International Development (Brandt Report)

Part of the debate – in the House of Commons at 1:11 pm on 12th December 1980.

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Photo of Sir Ray Whitney Sir Ray Whitney , Wycombe 1:11 pm, 12th December 1980

At this stage of the debate I shall try to keep my remarks as brief as possible.

I join the general rejoicing that the reaction of the people of this country to the Brandt report has been so positive. We all agree on the significance of the report. I regret, however, that the level of the debate over the past 12 months has not intensified and has not been as rigorous and as well informed as it should be. Many of us who take a keen interest in these affairs in the House of Commons must bear a responsibility for that. Therefore, when I look at Brandt critically, that does not mean that I minimise in any way the great need to solve the problems which it sets out to solve or that I undervalue in any way the tremendously warm reaction from the British public.

What Archbishop Runcie described as flaws in the report are very much more than that. I give an example. The OPEC surpluses are touched on. In the 300 pages of the report, virtually every issue is touched on. But what does not emerge are the following figures. Every time a barrel of oil increases in price by $1, the oil bill for developing countries rises by $2. In 1978 the oil bill for the developing countries was $29 billion; in 1980 it has doubled to $58 billion.

We are talking of an OPEC surplus of perhaps $120 billion and of aid from Western countries of $20 billion. Even if we doubled our aid, which in present circumstances is politically and economically inconceivable, we should take it to $40 billion. But the deficit of the non-oil developing countries this year will be $70 billion and next year the deficit will be $80 billion. That is the broad outline of the problem. We talk vaguely about recycling. We need some concrete suggestions and results. That is the measure of the problem.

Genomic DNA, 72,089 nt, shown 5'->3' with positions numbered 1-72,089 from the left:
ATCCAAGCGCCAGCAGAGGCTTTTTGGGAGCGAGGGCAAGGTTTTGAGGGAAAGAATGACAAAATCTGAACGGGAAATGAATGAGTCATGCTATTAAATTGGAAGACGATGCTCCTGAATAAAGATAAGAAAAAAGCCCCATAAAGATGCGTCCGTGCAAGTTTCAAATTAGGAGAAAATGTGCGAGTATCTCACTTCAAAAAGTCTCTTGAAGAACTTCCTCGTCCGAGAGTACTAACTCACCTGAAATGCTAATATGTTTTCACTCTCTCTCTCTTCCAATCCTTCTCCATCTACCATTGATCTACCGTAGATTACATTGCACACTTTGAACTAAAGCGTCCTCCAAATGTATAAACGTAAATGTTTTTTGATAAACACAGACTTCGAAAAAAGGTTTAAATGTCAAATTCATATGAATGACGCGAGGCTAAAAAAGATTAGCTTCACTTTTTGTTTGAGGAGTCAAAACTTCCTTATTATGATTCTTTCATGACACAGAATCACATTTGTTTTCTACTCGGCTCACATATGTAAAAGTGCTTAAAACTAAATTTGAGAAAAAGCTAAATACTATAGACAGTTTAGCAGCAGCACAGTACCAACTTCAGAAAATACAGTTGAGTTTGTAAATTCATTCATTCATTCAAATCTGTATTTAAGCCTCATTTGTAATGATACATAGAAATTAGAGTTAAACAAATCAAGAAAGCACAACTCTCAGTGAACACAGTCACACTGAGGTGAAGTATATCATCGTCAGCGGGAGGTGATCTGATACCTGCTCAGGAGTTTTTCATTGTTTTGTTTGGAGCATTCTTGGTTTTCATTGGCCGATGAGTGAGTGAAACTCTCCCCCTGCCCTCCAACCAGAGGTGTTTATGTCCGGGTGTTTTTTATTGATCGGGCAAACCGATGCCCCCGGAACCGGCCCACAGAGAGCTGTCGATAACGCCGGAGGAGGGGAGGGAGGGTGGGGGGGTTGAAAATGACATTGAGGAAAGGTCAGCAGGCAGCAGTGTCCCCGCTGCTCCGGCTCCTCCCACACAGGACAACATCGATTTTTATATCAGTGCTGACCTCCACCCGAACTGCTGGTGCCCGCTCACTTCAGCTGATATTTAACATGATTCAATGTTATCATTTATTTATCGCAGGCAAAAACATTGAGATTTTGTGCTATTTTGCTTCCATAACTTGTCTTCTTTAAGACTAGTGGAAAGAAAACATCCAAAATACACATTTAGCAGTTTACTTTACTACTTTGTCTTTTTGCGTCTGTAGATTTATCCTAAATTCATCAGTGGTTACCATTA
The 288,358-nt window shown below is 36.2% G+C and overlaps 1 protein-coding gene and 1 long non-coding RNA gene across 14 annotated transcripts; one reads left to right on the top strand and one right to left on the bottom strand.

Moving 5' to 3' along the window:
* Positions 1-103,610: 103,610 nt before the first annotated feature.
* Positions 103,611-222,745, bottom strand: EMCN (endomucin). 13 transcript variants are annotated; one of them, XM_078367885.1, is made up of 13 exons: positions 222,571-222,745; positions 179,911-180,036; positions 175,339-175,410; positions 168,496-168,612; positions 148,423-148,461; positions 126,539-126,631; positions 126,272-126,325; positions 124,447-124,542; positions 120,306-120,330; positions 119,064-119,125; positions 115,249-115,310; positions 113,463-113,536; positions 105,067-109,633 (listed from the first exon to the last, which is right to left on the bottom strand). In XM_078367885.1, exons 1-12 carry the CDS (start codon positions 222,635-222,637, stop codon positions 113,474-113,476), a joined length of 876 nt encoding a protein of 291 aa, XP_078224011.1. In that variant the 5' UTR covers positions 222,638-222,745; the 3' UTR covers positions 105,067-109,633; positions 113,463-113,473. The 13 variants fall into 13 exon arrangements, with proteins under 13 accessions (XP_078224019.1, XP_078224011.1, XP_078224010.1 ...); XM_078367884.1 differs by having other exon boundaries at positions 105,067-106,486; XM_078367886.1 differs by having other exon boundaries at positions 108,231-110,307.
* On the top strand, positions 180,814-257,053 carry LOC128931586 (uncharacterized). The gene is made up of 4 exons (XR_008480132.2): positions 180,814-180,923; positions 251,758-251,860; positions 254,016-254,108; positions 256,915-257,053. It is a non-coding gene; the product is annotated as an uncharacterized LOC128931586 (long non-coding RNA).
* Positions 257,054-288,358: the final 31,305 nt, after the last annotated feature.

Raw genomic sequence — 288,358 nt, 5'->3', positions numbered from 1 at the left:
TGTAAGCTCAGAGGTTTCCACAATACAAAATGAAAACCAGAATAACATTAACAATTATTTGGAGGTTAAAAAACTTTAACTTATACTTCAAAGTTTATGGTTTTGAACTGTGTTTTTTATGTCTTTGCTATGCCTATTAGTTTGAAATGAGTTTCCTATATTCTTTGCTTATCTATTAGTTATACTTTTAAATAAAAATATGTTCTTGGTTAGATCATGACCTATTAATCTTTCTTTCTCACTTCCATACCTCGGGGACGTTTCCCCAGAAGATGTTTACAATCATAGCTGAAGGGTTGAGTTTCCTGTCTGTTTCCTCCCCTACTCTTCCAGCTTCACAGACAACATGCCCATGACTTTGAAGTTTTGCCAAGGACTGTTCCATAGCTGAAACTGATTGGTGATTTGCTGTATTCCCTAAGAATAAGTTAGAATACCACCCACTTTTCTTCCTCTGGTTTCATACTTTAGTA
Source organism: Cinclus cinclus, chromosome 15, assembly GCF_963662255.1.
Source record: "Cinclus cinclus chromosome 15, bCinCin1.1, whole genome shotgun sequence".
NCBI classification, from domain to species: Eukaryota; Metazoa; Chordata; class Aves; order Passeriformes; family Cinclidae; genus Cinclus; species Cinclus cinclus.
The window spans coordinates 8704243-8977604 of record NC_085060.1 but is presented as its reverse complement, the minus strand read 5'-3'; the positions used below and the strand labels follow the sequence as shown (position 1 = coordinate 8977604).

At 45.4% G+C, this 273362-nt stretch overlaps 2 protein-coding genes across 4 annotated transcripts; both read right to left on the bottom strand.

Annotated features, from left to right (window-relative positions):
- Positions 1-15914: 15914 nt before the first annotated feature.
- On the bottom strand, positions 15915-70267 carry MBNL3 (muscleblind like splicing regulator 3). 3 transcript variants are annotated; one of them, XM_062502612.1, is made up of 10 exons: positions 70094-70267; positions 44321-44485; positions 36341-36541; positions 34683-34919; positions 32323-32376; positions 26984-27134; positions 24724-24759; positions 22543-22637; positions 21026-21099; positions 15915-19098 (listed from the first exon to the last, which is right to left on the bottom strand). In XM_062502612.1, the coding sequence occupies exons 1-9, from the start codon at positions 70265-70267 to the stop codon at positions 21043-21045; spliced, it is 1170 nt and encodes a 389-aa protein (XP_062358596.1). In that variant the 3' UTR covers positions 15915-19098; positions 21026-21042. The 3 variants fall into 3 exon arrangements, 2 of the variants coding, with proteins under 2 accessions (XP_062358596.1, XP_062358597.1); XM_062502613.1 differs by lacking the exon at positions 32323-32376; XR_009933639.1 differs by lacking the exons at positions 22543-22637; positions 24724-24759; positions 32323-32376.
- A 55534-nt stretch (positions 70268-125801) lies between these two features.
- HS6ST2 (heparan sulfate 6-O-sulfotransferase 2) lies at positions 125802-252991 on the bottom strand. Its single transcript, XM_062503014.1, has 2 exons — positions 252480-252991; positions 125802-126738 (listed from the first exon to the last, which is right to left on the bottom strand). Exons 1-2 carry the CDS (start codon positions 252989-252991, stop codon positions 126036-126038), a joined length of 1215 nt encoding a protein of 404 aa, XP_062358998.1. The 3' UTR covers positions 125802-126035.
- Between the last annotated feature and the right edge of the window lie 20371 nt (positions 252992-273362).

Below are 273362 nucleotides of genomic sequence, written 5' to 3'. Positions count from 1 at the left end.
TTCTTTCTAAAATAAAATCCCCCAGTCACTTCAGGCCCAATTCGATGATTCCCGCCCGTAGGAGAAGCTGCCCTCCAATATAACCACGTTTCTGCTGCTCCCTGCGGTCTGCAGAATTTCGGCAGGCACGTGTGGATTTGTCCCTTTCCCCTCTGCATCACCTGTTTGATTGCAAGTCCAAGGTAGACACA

Another enormous gap is the reference to the Soviet Union and its lack of contribution. There is a three-line reference to the failure of the Soviet Union to participate in the debate. It will, of course, refuse to go to Mexico. Western countries, including EEC countries, are criticised, but their average contribution in development aid is ·04 per cent. of their gross national product. The contribution of the Soviet Union and its allies is ·04 per cent. It totals about $3·3 billion net, and 90 per cent. of that goes to Cuba and Vietnam.

The Soviet Union says "This is not our problem. This is a colonial problem. You, the West, are responsible for the poverty in the world." I totally reject that. Where the West has been, of course we have taken goods; but so, too, have we set up the ventures. We took the rubber to Malaysia and the tea to India. Therefore, we must not have a guilt complex. We must recognise the reality, our limitations, our responsibilities and the benefits that we get.

The same facts apply to what are now called the transnational corporations. Good things are said about them in Brandt, but the basic import of the words of Brandt is "Keep away from those nasty transnational corporations." But those of us in the developed world have tried very hard indeed to bring the transnational corporations to our countries—and to our constituencies. If anyone doubts that, he should ask the former Prime Minister, the right hon. Member for Cardiff, South-East (Mr. Callaghan), who tried so hard to invest in South Wales. One understands that. Brandt makes a dangerous shift of emphasis which is to the drawback of the developing world. In addition, it kindles the attack on the IMF and the World Bank. However, those institutions have already been defended.

The terms of reference of the IMF are to generate and liberalise world trade. It has done that well. In the 1960s, the less developed countries' average annual growth rate was 5·6 per cent. compared with 5 per cent. for the industrialised countries. During the difficult period of the 1970s, which included the oil shock and the mid-decade recession, the non-oil developing countries had an annual growth rate of 5·3 per cent., whereas the West had an average growth rate of 3·1 per cent. That is not a bad record.